There is Such a Thing as Too Much Work
The American worker is a concept that is undoubtedly one of the cornerstones of this country’s strength. The American worker’s hardworking nature and the pursuit of the American Dream through honest work are something we can be proud of.
Yes, this may be an idealistic view of the American working population and it is very easy to veer this conversation in a more political direction, but that is not the topic of this article anyway.
Instead, our topic will be something that often happens as a result of this hardworking nature of the American worker – overwork. More precisely, our topic will be the negative effects of working too hard or asking of one’s employees to do this.
Karoshi or Taking Overwork to the Extreme
Karoshi is a Japanese term which literally translates as overwork death. It is a term which describes cases in which workers work so much over a very prolonged period of time that they actually overwork themselves to death.
The first reported case occurred in 1969 but it took 9 years before the actual term karoshi was invented. The actual medical reasons for death are usually stroke or heart attack which happen due to prolonged stress, dehydration and starvation diet.
One of the most notorious cases was one in which a person working for a food processing company worked 110 hours a week. Other cases are similarly unbelievable, but unfortunately true.
The Japanese government and some major companies have started taking the matter seriously some time in the 1980s and you can find out more about all of it on this government website.
This phenomenon is also “common” in Korea where it is called gwarosa, while in China it is on the rise and is referred to as gualaosi.
In these countries, karoshi has been made possible by idiosyncratic combinations of both national and individual cultures and economic realities which “encouraged” such unhealthy working practices. In the United States, there have been no reported cases of such extreme forms of overworking, but it would be naïve to think that the American workers are not asked to and, often, more than willing to work far too much.
How Much is Too Much?
The first time someone tried to crunch actual, hard data about working hours and productivity was during World War I when the British Health of Munition Workers Committee tried to figure out how long the workers in ammo factories should work to be the most productive. They were able to get all the data they needed, both when it came to working hours and the amount of work individual workers did.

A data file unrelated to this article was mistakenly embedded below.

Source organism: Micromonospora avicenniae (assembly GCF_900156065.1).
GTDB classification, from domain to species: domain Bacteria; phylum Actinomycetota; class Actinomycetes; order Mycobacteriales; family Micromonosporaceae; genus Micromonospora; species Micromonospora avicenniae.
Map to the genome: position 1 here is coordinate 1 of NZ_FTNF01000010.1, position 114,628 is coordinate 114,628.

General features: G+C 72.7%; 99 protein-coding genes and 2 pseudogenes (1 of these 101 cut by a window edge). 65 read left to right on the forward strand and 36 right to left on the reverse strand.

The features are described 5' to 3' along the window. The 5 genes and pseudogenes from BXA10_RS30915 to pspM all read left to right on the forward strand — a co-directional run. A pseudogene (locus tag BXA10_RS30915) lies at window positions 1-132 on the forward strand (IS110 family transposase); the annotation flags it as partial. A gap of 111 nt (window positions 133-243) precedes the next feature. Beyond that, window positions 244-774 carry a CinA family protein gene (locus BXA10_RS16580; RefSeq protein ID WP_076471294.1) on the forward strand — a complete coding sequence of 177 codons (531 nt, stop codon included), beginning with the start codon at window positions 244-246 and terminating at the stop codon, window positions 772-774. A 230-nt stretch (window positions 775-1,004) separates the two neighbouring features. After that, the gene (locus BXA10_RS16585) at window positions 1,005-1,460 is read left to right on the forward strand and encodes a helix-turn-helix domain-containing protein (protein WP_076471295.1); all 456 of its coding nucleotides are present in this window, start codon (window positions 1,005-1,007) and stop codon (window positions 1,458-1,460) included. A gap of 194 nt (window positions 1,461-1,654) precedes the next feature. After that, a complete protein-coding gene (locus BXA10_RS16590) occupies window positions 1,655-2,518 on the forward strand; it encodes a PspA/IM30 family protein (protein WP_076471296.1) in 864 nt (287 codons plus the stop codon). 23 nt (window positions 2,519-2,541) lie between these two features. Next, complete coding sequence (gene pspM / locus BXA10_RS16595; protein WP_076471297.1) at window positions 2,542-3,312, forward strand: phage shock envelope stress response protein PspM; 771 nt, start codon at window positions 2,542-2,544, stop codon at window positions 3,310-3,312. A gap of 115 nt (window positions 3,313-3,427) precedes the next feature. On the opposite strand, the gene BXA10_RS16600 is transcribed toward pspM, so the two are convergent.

They discovered, among other things, that there was very little difference in overall output between a 56-hour week and a 70-hour week. They also discovered that shortening the week from 55 to 50 hours also had very little effect. They more or less figured out that 50 hours was the limit and that the productivity dropped significantly beyond that. They also found that Sundays off had a positive effect on the productivity. As this great article from Economist argues, intellectual work is probably even more affected by the length of workhours.
If you are interested in how the working week has changed in the U.S. over the years, then make sure to check out this comprehensive article. While the official work week is currently 40 hours a week in the United States, many people report working more than that, according to the 2014 poll by Gallup. Sure, the largest percentage (around 40%) do work 40 hours a week, but there are also plenty of people who work far more than that.
How Not to Work Too Much
If you happen to work for someone, it is essential that you are familiar with your worker’s rights and that no one is taking advantage of you. Of course, there will be situations in which you might be expected to put in more work than is usually the case, like for instance when you work for a startup. That being said, you need to know that no one can make you work inhuman hours.
If you are a freelancer, you should limit your work week in order not to burn out. As you have seen, it is not like working long hours will dramatically increase your output. It is better to work shorter hours, but fully concentrated.
In case you are a business owner yourself, helping people find that sweet spot between working enough hours and working productively should be one of your priorities. You should consider what kind of work your employees will be doing and whether they might benefit from fewer work hours or even flexible ones.
You might also want to consider investing in employee time clock software or similar solutions that will help you better plan your employees’ schedules. There are many other ways in which you can help your employees be more productive without asking them to stay after their workdays are over and you should always look into these first.
When boil it down, work should be about accomplishing something. If the amount of work you put in is actually becoming counterproductive, there is little sense in continuing.
It really is as simple as that.
Russell Lee [Public domain], via Wikimedia Commons